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Why game developers aren’t more transparent about their projects

We may get announcements throughout the year and at E3 and Gamescom, but it’s not exactly a fair comparison to Marvel’s roadmaps.

Why aren’t developers more transparent about the projects they’re working on in the coming years? Why won’t they just officially announce the game we know is in development? Why can’t we see more from a game that’s already been announced?

I hear these questions all the time on social media, especially when Marvel releases yet another roadmap showcasing their movies for the next five or so years or Disney announces the millionth Star Wars spin-off that won’t even be made for another decade. The answer is both nuanced and straightforward.

There are all sorts of reasons for developers to go radio silent about a project — even one that’s been released and hasn’t received a warm welcome like Anthem — whether they do so for marketing purposes or just want to put their heads down and focus on the work. I can’t begin to imagine the logistics that go into making a decision like that, but I can tell that at least part of it boils down to the harassment that developers face on a daily basis.

Part of it boils down to the harassment that developers face.

Remember, this is the community who recently harassed a Wolfenstein: Youngblood developer into locking his Twitter account over something he had no control over within the game. It’s the same community that regularly harasses developers across the board, acting like they know more about the intricacies and hurdles of game development when in fact they know next to nothing — even when the Game Developers Conference (GDC) hosts an entire event and YouTube channel dedicated to this very subject where you can watch developers talk about their experiences making games.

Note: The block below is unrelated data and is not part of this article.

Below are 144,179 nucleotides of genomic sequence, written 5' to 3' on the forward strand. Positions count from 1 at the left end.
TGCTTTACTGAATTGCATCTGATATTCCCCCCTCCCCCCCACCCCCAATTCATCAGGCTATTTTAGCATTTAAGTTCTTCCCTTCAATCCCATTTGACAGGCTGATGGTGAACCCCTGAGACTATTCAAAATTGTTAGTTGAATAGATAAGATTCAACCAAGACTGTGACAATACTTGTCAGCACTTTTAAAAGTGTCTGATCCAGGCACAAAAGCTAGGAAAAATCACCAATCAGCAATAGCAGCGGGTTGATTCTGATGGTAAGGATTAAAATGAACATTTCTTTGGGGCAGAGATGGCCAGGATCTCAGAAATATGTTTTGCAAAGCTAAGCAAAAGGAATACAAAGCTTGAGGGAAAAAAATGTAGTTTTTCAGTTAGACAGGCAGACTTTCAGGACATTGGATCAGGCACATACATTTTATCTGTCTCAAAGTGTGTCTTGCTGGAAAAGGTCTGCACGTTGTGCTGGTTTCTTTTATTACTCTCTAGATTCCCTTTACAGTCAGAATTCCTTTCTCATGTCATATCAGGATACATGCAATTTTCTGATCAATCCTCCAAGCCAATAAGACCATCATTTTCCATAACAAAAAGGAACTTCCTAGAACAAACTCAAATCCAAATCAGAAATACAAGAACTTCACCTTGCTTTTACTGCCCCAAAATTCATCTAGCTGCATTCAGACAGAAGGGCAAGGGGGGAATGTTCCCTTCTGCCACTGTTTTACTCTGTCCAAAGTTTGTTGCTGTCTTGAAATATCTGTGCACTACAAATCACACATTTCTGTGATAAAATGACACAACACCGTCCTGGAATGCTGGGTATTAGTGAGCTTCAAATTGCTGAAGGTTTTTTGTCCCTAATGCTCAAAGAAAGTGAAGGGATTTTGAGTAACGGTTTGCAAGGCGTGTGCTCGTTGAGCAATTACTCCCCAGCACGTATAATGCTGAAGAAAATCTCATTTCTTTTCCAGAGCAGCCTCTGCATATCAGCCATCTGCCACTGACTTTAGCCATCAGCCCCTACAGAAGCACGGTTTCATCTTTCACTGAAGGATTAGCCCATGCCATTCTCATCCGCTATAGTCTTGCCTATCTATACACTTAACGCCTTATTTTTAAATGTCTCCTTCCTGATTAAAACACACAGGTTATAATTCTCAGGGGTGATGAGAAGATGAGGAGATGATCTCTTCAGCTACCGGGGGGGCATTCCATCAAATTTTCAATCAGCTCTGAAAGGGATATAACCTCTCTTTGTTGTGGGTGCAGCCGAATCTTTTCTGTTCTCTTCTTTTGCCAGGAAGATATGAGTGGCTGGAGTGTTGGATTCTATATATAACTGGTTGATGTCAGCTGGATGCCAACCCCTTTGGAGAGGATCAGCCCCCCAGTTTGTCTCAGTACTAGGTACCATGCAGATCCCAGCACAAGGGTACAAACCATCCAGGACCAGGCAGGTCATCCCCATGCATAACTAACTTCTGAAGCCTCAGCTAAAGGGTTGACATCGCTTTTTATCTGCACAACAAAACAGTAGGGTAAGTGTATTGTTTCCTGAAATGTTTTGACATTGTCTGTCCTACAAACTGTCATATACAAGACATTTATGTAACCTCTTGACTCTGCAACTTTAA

I won’t lie, I don’t know the ins and outs of game development either. But I admit that, and I listen to what developers have to say about it. I don’t claim to know more.

Just look at what happens with the smallest, inconsequential of announcements. Indie developer behind Ooblets revealed that its game would be an Epic Games Store exclusive for a while, and the two-person team faced unimaginable, unrepentant harassment and threats for that decision.

Regardless of any reasons to dislike the Epic Games Store (of which it’s not the time nor the place to discuss them), harassment like that was, is, and always will be completely unwarranted. Full stop.

Emily Grace Buck, a former Telltale developer and current Narrative Director on The Waylanders, is frequently outspoken about this issue on her Twitter.

People in the game industry would be able to show players the other side more often if we didn’t face an almost guaranteed onslaught of threats & hatred the moment we pull back the curtain.

I’ve noticed this sentiment echoed a lot from game developers across the industry over the years. The second someone pulls back the curtain, they’re met with hostility.

We’ve seen how people react to even the illusion of a downgrade like what happened with Spider-Man’s “Puddlegate” saga on PlayStation 4. Entire YouTube videos are dedicated to perceived downgrades from when a game was first shown to when it released publicly on the market.

This is part of the problem with showing off games early. People take what they see in the most ideal, perfect environment as what the final product will look like. This is almost never the case. You’re seeing a splice of the game that developers have worked overtime to ensure runs and looks immaculate. And that splice may not even make the final cut.

In an ideal world, we’d have developers willing to share more about projects that they’re working on, and the industry would be better for it. But is the community mature enough for that yet? Absolutely not. I’ve said previously that there’s no shortage of anger, disappointment, or apathy on the internet. I can most certainly add entitlement to that list.

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